Held on Saturdays between 8.30am and 3.00pm, the Salamanca Market is the most famous in Tasmania, filled with local producers, artists, and food vendors hawking anything and everything from wallaby burgers, genuine leather goods, upcycled homewares and vibrant, fresh blooms. Sip on fresh brewed coffee and munch on an everything bagel slathered in jalepeno cream cheese, or tuck in to a delicious breakfast paella that’s a full sensory experience all on its own. There are loads of artisans selling homemade remedies such as essential oils, organic soaps and skincare — you can be sure not to leave empty handed.
BRIDESTOWE LAVENDER ESTATE
There’s that saying, “to come up smelling like roses”. But we’d much rather smell like lavender instead. Lavender oil has a long and established history of use as an antiseptic, anti-inflammatory remedy, and as a cure for indigestion or heartburn. There are about 39 species of lavender but Bridestowe Lavender Estate only grows Lavandula angustifolia — the single species suitable for both perfume and culinary use. In addition to premium quality lavender oil, be sure to pickup some lavender-infused teas (we loved the earl grey), bath and beauty products, and their signature BobbieTM bear. Grab some tea as well — the lavender scones and various confectionaries are sure to please.
TASMANIAN SEAFOOD SEDUCTION
It’s a literal all-you-can-eat smorgasbord on board Pennicott Wildnerness Journeys’ Tasmanian Seafood Seduction cruise. Slurp up as many freshly-shucked oysters as you can stomach; watch your guide dive for live abalone, sea urchin and rock lobster before devouring them sashimi-style or fried in garlic butter and cilli; and sip on some of the best local wines, boutique beers and ciders as you please. Bubbly and oysters? Now that’s a romantic encounter waiting to happen.
MUSEUM OF OLD AND NEW ART (MONA)
Museum date, anyone? For some head-tilting, life-questioning, far-out art, cop a cup of culture at the (in)famous MONA. Its selection of installation and traditional art reads like an eccentric billionaire’s curation of old antiques, provocative sculptures, and digital art. Not just for its exhibitions, MONA also offers great beer tours and wine-tasting sessions at its Moo Brewery, and visitors can even opt to stay at one of the eight luxurious ship ping-container pavilions that promise decor like none you’ve ever seen.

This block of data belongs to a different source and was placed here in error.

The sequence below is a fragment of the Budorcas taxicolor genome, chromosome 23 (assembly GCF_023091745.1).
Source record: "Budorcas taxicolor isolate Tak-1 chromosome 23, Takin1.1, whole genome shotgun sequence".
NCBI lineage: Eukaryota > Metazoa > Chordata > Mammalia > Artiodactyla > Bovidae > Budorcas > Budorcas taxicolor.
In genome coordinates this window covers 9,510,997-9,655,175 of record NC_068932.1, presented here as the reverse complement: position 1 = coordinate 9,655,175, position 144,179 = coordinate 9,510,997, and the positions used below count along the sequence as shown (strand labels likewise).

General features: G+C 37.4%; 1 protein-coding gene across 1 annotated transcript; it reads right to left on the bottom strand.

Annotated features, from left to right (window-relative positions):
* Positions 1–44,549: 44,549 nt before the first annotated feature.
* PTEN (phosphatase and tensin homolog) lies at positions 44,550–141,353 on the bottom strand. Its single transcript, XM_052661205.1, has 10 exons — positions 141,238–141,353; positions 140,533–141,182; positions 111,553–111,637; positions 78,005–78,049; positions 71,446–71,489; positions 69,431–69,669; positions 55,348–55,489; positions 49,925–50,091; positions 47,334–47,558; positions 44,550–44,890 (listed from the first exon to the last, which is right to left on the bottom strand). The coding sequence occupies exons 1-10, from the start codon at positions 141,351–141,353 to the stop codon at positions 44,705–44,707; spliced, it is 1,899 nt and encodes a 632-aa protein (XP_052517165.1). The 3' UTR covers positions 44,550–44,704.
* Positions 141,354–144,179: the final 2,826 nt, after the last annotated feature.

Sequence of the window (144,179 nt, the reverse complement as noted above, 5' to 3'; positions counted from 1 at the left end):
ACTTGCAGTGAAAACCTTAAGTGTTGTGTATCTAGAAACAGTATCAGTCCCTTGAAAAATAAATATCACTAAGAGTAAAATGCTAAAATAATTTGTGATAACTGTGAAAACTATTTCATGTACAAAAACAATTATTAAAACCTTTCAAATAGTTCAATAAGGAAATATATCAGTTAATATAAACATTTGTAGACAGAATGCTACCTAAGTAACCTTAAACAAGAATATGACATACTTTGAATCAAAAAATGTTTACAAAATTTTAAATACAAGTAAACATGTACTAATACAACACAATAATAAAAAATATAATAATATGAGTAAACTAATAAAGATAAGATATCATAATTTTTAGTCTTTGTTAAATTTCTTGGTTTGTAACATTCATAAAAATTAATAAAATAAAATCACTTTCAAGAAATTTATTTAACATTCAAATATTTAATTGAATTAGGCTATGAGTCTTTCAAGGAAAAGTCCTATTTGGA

Deep in its lush primeval forests and along its rugged southern coasts, evidence of Tasmania’s savage birth abound. Yet life on the island seems to teem, flourishing with rich wildlife and abundant waters, a testament that beauty can come from the most unlikely of origins
To understand Tasmania, you must first understand its past. Its geological history is a complex one, involving the world’s largest exposure of Jurassic dolerite and prehistoric eiders, whipped and ground into shape by fierce westerly winds and monstrous waves. That walls, however, are stunning – the Painted Cliffs of Maria Island with their mesmerising iron-oxide bands of red, orange and yellow; the staggering columns of Cape Raoul whose knife-edged cliffs seem to jut violently from the seabed; and the polished calm of Dove Lake juxtaposed against the untamed peaks of Cradle Mountain.
Then came its colonial era. For much of the19th century, Tasmania was known as Van Diemen’s Land, a name whispered in fear for its reputation as a notorious prison, filled with Britain’s least desirables, sent to serve out their sentence as far away from the motherland as possible. Tasmanian society today, you’ll find, is far a farcry from its torrid past. Now it is filled with enterprising farmers, ardent conservationists, and jolly good folk who love their land – and love sharing its bounty. From award-winning micro-distilleries and the freshest and cleanest seafood in the region, to its endearing local critters and spellbinding auroras, Tasmania is a no-brainer addition for your bucket list.
It was a love story for the ages. In1906, Gustav Weindorfer in love with and married Kate Cowle, who was a botanist and11 years his senior. They discovered Dove Lake and Cradle Mountain, and together with Gustav’s partner Charlie Sutton, spent the rest of their live fighting to make the area a national park for all to enjoy. In1922 his lifetime vision finally came true when the 158, 000 acres from Cradle Mountain to Lake St. Clair were declared a Scenic Reserve and Wildlife Sanctuary.
His accomplishment, however was marked with tragedy, as Kate passed away in 1916 the same year Gustav lost successively his mother, brother and father. Gustav himself died of heart attack in1932 while starting up his motorcycle one morning.